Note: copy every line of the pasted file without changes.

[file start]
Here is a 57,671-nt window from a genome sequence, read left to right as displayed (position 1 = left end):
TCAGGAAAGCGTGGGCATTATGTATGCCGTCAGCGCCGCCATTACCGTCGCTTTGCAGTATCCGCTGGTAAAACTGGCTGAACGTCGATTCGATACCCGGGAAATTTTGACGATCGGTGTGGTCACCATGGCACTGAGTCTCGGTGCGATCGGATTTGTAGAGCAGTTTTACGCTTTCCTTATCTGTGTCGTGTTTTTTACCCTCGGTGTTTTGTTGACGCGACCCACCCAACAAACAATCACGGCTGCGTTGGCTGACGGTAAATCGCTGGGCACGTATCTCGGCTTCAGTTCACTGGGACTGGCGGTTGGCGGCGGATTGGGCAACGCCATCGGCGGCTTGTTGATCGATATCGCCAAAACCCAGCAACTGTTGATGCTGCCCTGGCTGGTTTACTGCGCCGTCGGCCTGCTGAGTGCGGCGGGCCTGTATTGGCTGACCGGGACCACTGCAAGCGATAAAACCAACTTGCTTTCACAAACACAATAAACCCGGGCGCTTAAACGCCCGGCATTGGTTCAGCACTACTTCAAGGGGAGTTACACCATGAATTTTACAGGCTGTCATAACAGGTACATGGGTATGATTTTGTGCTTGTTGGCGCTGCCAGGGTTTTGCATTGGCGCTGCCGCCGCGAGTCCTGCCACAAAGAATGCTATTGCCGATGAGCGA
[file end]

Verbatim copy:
Here is a 57,671-nt window from a genome sequence, read left to right as displayed (position 1 = left end):
TCAGGAAAGCGTGGGCATTATGTATGCCGTCAGCGCCGCCATTACCGTCGCTTTGCAGTATCCGCTGGTAAAACTGGCTGAACGTCGATTCGATACCCGGGAAATTTTGACGATCGGTGTGGTCACCATGGCACTGAGTCTCGGTGCGATCGGATTTGTAGAGCAGTTTTACGCTTTCCTTATCTGTGTCGTGTTTTTTACCCTCGGTGTTTTGTTGACGCGACCCACCCAACAAACAATCACGGCTGCGTTGGCTGACGGTAAATCGCTGGGCACGTATCTCGGCTTCAGTTCACTGGGACTGGCGGTTGGCGGCGGATTGGGCAACGCCATCGGCGGCTTGTTGATCGATATCGCCAAAACCCAGCAACTGTTGATGCTGCCCTGGCTGGTTTACTGCGCCGTCGGCCTGCTGAGTGCGGCGGGCCTGTATTGGCTGACCGGGACCACTGCAAGCGATAAAACCAACTTGCTTTCACAAACACAATAAACCCGGGCGCTTAAACGCCCGGCATTGGTTCAGCACTACTTCAAGGGGAGTTACACCATGAATTTTACAGGCTGTCATAACAGGTACATGGGTATGATTTTGTGCTTGTTGGCGCTGCCAGGGTTTTGCATTGGCGCTGCCGCCGCGAGTCCTGCCACAAAGAATGCTATTGCCGATGAGCGA